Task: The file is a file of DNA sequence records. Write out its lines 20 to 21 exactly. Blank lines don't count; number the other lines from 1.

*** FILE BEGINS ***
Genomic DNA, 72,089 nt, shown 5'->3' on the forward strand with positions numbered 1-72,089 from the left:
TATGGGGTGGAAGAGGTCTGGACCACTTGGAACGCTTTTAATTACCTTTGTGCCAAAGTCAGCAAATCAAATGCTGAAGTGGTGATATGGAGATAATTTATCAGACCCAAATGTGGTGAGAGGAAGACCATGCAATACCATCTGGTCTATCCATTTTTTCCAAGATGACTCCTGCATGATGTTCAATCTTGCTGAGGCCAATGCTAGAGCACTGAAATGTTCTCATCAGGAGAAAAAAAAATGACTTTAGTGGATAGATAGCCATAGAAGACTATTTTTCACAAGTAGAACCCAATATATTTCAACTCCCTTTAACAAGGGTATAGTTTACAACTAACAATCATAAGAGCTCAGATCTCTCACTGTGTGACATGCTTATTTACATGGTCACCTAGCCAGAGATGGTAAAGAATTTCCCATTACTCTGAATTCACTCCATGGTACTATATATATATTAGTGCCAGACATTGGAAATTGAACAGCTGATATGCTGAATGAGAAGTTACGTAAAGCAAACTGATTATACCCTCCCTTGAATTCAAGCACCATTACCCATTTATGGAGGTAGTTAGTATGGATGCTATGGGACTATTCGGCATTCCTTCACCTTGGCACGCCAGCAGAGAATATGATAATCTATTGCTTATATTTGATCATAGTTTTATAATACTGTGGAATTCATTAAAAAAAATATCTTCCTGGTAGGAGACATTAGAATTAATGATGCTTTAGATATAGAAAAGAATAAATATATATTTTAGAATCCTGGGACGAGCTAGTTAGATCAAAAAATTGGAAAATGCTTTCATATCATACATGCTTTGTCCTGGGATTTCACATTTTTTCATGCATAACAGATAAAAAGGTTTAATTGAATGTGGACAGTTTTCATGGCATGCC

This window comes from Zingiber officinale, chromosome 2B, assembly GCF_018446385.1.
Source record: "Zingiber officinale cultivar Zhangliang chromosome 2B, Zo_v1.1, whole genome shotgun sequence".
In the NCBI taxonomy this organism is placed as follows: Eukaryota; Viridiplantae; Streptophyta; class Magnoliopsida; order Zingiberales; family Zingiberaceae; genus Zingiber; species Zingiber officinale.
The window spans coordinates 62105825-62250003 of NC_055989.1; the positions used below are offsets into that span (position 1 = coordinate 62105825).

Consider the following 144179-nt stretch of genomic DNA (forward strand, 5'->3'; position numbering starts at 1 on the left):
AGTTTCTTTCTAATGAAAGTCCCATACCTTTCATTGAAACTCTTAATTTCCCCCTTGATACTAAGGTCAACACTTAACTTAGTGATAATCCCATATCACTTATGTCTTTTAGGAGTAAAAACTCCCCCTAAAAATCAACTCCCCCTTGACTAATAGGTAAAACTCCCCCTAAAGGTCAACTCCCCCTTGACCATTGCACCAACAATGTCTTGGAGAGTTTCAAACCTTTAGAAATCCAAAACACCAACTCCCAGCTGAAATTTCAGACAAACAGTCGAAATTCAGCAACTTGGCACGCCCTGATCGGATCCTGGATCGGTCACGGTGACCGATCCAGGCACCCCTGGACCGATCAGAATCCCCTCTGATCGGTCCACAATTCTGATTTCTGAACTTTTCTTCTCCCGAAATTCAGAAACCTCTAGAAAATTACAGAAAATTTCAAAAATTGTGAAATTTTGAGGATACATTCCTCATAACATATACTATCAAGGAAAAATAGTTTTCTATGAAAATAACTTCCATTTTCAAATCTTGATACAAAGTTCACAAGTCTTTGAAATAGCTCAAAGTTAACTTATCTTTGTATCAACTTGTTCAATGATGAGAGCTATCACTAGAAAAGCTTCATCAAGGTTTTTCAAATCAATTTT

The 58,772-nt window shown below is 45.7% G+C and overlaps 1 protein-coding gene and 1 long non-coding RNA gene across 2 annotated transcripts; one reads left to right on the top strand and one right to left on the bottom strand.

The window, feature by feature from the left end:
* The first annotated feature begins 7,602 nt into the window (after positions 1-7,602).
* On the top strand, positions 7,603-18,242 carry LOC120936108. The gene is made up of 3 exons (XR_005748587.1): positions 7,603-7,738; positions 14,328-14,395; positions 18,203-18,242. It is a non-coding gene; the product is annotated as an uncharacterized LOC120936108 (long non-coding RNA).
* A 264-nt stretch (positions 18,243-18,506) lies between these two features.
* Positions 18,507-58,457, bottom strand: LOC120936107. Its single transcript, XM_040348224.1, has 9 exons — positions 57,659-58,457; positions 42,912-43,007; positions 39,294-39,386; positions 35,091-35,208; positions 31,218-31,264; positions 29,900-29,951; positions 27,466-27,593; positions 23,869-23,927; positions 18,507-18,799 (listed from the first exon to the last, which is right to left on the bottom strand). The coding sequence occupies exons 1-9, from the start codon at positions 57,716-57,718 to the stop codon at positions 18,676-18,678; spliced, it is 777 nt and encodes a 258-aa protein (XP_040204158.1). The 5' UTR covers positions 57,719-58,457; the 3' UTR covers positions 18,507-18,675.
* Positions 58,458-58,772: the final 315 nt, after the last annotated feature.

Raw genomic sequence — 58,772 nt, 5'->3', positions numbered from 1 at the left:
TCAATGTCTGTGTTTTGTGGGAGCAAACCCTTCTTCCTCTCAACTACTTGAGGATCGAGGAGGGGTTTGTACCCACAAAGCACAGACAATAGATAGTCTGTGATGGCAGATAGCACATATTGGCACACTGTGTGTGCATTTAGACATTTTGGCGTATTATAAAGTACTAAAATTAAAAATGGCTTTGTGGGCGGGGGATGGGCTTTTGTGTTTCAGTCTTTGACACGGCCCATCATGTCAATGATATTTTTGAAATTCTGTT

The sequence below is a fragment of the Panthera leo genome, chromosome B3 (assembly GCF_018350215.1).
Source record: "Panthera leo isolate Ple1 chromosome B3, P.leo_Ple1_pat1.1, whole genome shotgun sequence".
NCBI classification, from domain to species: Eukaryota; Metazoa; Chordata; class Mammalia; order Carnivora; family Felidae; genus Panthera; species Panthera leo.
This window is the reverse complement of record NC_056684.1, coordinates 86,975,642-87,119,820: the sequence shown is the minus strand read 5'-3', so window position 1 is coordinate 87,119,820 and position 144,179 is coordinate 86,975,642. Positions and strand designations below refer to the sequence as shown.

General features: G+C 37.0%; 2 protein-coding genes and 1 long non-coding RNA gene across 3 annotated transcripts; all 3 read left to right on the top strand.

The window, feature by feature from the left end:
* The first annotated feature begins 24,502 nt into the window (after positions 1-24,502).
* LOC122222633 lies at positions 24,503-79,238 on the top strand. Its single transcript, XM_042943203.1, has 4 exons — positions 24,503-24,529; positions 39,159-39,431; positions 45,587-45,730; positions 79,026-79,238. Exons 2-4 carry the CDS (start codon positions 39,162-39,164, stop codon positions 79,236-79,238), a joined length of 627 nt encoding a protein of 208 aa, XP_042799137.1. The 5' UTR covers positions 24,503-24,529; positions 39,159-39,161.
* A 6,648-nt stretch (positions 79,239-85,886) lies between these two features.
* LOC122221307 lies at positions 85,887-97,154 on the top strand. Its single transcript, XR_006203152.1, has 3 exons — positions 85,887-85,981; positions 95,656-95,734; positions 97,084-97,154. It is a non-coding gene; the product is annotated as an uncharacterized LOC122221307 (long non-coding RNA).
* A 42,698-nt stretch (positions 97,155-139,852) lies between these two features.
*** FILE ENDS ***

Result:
NCBI classification, from domain to species: Eukaryota; Metazoa; Chordata; class Mammalia; order Carnivora; family Felidae; genus Panthera; species Panthera leo.
This window is the reverse complement of record NC_056684.1, coordinates 86,975,642-87,119,820: the sequence shown is the minus strand read 5'-3', so window position 1 is coordinate 87,119,820 and position 144,179 is coordinate 86,975,642. Positions and strand designations below refer to the sequence as shown.